An action isn't required to return any specific type. ASP.NET Core supports any object return value. Results from actions that return objects that aren't IActionResult types are serialized using the appropriate IOutputFormatter implementation. For more information, see Controller action return types in ASP.NET Core web API.

The built-in helper method Ok returns JSON-formatted data:

// GET: api/authors
[HttpGet]
public ActionResult Get()
{
    return Ok(_authors.List());
}

The sample download returns the list of authors. Using the F12 browser developer tools or Postman with the previous code:

  • The response header containing content-type: application/json; charset=utf-8 is displayed.
  • The request headers are displayed. For example, the Accept header. The Accept header is ignored by the preceding code.

To return plain text formatted data, use ContentResult and the Content helper:

// GET api/authors/about
[HttpGet("About")]
public ContentResult About()
{
    return Content("An API listing authors of docs.asp.net.");
}

In the preceding code, the Content-Type returned is text/plain. Returning a string delivers Content-Type of text/plain:

// GET api/authors/version
[HttpGet("version")]
public string Version()
{
    return "Version 1.0.0";
}

For actions with multiple return types, return IActionResult. For example, returning different HTTP status codes based on the result of operations performed.

Content negotiation

Content negotiation occurs when the client specifies an Accept header. The default format used by ASP.NET Core is JSON. Content negotiation is:

  • Implemented by ObjectResult.
  • Built into the status code-specific action results returned from the helper methods. The action results helper methods are based on ObjectResult.

When a model type is returned, the return type is ObjectResult.

The following action method uses the Ok and NotFound helper methods:

// GET: api/authors/search?namelike=th
[HttpGet("Search")]
public IActionResult Search(string namelike)
{
    var result = _authors.GetByNameSubstring(namelike);
    if (!result.Any())
    {
        return NotFound(namelike);
    }
    return Ok(result);
}

By default, ASP.NET Core supports application/json, text/json, and text/plain media types. Tools such as Fiddler or Postman can set the Accept request header to specify the return format. When the Accept header contains a type the server supports, that type is returned. The next section shows how to add additional formatters.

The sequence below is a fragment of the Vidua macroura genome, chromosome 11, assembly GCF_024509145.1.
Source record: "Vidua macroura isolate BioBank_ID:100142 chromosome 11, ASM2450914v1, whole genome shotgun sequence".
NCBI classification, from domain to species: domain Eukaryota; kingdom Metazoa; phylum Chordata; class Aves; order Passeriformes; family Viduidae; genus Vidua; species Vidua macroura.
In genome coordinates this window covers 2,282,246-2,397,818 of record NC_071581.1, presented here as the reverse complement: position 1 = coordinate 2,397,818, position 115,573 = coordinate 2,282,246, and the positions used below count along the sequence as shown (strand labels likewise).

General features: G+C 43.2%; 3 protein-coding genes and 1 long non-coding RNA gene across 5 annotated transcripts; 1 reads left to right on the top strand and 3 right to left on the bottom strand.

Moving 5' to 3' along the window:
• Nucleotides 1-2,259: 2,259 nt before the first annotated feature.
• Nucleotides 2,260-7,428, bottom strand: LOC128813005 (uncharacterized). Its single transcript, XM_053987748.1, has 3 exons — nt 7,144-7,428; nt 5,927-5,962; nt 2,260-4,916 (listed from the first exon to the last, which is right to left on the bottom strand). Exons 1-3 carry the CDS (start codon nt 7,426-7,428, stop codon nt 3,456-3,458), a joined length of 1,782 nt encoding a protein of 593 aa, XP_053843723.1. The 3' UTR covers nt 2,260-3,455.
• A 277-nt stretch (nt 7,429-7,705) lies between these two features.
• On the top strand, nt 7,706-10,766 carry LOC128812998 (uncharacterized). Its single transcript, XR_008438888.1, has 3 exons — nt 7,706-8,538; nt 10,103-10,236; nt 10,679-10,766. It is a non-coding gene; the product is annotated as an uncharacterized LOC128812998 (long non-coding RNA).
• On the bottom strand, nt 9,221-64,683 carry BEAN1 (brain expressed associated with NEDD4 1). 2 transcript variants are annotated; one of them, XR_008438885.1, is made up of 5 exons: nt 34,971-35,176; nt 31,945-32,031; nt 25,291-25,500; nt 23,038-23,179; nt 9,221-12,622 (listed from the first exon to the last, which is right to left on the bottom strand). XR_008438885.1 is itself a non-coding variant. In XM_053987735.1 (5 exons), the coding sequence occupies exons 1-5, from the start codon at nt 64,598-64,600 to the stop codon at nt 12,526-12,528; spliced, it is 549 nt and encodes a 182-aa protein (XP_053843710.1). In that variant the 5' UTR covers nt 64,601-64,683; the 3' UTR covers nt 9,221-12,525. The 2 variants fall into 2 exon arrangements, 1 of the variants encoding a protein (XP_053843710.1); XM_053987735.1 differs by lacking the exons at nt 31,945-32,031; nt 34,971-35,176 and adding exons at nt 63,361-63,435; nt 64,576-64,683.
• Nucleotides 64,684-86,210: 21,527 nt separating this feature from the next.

Controller actions can return POCOs (Plain Old CLR Objects). When a POCO is returned, the runtime automatically creates an ObjectResult that wraps the object. The client gets the formatted serialized object. If the object being returned is null, a 204 No Content response is returned.

Returning an object type:

// GET api/authors/RickAndMSFT
[HttpGet("{alias}")]
public Author Get(string alias)
{
    return _authors.GetByAlias(alias);
}

In the preceding code, a request for a valid author alias returns a 200 OK response with the author's data. A request for an invalid alias returns a 204 No Content response.

The Accept header

Content negotiation takes place when an Accept header appears in the request. When a request contains an accept header, ASP.NET Core:

  • Enumerates the media types in the accept header in preference order.
  • Tries to find a formatter that can produce a response in one of the formats specified.

If no formatter is found that can satisfy the client's request, ASP.NET Core:

If no formatter is configured for the requested format, the first formatter that can format the object is used. If no Accept header appears in the request:

  • The first formatter that can handle the object is used to serialize the response.
  • There isn't any negotiation taking place. The server is determining what format to return.

If the Accept header contains */*, the Header is ignored unless RespectBrowserAcceptHeader is set to true on MvcOptions.

Browsers and content negotiation

Unlike typical API clients, web browsers supply Accept headers. Web browsers specify many formats, including wildcards. By default, when the framework detects that the request is coming from a browser:

  • The Accept header is ignored.
  • The content is returned in JSON, unless otherwise configured.

This approach provides a more consistent experience across browsers when consuming APIs.

To configure an app to honor browser accept headers, set RespectBrowserAcceptHeader to true:

public void ConfigureServices(IServiceCollection services)
{
    services.AddControllers(options =>
    {
        options.RespectBrowserAcceptHeader = true; // false by default
    });
}

Configure formatters

Apps that need to support additional formats can add the appropriate NuGet packages and configure support. There are separate formatters for input and output. Input formatters are used by Model Binding. Output formatters are used to format responses. For information on creating a custom formatter, see Custom Formatters.

Add XML format support

XML formatters implemented using XmlSerializer are configured by calling AddXmlSerializerFormatters:

public void ConfigureServices(IServiceCollection services)
{
    services.AddControllers()
        .AddXmlSerializerFormatters();
}

The preceding code serializes results using XmlSerializer.

When using the preceding code, controller methods return the appropriate format based on the request's Accept header.

Configure System.Text.Json based formatters

Features for the System.Text.Json based formatters can be configured using Microsoft.AspNetCore.Mvc.JsonOptions.JsonSerializerOptions. The default formatting is camelCase. The following highlighted code sets PascalCase formatting:

public void ConfigureServices(IServiceCollection services)
{
    services.AddControllers()
        .AddJsonOptions(options =>